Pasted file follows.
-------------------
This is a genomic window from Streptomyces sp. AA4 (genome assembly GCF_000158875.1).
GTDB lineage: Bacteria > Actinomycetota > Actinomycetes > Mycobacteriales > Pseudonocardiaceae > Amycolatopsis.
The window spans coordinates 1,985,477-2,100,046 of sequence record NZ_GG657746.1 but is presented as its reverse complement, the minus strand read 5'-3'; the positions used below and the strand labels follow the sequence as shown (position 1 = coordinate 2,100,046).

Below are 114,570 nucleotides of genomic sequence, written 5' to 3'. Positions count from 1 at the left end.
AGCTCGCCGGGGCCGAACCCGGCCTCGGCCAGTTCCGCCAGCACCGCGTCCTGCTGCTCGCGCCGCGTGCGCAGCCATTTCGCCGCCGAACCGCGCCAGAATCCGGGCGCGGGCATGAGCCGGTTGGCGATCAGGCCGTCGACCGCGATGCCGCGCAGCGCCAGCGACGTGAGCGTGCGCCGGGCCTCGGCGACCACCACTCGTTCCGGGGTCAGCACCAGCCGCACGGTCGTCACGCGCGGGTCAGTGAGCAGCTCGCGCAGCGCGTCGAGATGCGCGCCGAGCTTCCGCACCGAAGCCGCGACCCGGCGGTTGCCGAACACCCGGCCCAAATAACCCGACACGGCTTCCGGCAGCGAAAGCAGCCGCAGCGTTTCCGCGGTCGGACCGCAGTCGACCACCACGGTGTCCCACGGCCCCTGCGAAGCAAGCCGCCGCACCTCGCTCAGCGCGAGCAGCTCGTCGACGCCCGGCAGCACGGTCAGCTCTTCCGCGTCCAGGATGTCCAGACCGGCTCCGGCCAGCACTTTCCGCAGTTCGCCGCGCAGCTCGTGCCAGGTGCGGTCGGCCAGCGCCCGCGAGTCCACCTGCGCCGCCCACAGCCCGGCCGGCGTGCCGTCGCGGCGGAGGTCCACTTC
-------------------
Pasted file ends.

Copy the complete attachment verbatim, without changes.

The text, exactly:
This is a genomic window from Streptomyces sp. AA4 (genome assembly GCF_000158875.1).
GTDB lineage: Bacteria > Actinomycetota > Actinomycetes > Mycobacteriales > Pseudonocardiaceae > Amycolatopsis.
The window spans coordinates 1,985,477-2,100,046 of sequence record NZ_GG657746.1 but is presented as its reverse complement, the minus strand read 5'-3'; the positions used below and the strand labels follow the sequence as shown (position 1 = coordinate 2,100,046).

Below are 114,570 nucleotides of genomic sequence, written 5' to 3'. Positions count from 1 at the left end.
AGCTCGCCGGGGCCGAACCCGGCCTCGGCCAGTTCCGCCAGCACCGCGTCCTGCTGCTCGCGCCGCGTGCGCAGCCATTTCGCCGCCGAACCGCGCCAGAATCCGGGCGCGGGCATGAGCCGGTTGGCGATCAGGCCGTCGACCGCGATGCCGCGCAGCGCCAGCGACGTGAGCGTGCGCCGGGCCTCGGCGACCACCACTCGTTCCGGGGTCAGCACCAGCCGCACGGTCGTCACGCGCGGGTCAGTGAGCAGCTCGCGCAGCGCGTCGAGATGCGCGCCGAGCTTCCGCACCGAAGCCGCGACCCGGCGGTTGCCGAACACCCGGCCCAAATAACCCGACACGGCTTCCGGCAGCGAAAGCAGCCGCAGCGTTTCCGCGGTCGGACCGCAGTCGACCACCACGGTGTCCCACGGCCCCTGCGAAGCAAGCCGCCGCACCTCGCTCAGCGCGAGCAGCTCGTCGACGCCCGGCAGCACGGTCAGCTCTTCCGCGTCCAGGATGTCCAGACCGGCTCCGGCCAGCACTTTCCGCAGTTCGCCGCGCAGCTCGTGCCAGGTGCGGTCGGCCAGCGCCCGCGAGTCCACCTGCGCCGCCCACAGCCCGGCCGGCGTGCCGTCGCGGCGGAGGTCCACTTC